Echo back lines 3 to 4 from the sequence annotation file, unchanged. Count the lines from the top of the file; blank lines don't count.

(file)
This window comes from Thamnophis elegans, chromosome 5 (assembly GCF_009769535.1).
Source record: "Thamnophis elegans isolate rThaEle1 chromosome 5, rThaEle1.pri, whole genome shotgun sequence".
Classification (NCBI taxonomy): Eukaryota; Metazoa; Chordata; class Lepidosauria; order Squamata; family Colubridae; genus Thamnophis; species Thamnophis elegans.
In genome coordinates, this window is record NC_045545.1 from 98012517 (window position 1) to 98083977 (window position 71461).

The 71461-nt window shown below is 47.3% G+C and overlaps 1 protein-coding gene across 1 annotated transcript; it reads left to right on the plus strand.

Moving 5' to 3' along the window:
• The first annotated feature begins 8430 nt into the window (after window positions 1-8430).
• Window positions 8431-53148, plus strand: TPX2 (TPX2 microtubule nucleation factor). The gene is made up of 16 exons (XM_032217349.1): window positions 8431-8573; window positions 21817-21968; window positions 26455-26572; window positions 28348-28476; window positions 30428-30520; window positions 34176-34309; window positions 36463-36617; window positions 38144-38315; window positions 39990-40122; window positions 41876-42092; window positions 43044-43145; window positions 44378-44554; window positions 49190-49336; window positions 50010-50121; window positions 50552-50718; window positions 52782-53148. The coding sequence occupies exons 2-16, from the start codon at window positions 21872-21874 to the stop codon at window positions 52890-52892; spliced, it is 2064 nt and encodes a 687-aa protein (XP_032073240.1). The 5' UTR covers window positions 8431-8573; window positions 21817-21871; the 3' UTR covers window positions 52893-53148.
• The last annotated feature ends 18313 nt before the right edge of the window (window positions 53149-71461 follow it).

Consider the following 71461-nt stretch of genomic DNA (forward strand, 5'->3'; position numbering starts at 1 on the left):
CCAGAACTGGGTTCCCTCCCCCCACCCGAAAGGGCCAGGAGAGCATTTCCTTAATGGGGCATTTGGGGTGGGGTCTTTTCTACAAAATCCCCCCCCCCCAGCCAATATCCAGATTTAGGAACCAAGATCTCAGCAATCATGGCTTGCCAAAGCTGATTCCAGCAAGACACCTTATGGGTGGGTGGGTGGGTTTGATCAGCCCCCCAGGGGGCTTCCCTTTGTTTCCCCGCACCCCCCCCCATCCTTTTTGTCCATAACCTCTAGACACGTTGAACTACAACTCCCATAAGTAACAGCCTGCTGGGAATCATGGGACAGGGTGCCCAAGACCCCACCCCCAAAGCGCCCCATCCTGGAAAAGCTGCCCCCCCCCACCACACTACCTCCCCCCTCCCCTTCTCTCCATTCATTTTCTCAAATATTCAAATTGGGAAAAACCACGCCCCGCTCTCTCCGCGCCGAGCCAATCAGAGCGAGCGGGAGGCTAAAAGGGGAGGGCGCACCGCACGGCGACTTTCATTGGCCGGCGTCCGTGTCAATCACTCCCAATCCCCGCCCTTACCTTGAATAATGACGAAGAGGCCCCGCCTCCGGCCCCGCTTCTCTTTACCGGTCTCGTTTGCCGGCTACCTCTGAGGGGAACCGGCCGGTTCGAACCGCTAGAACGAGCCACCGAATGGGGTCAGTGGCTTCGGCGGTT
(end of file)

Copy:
Classification (NCBI taxonomy): Eukaryota; Metazoa; Chordata; class Lepidosauria; order Squamata; family Colubridae; genus Thamnophis; species Thamnophis elegans.
In genome coordinates, this window is record NC_045545.1 from 98012517 (window position 1) to 98083977 (window position 71461).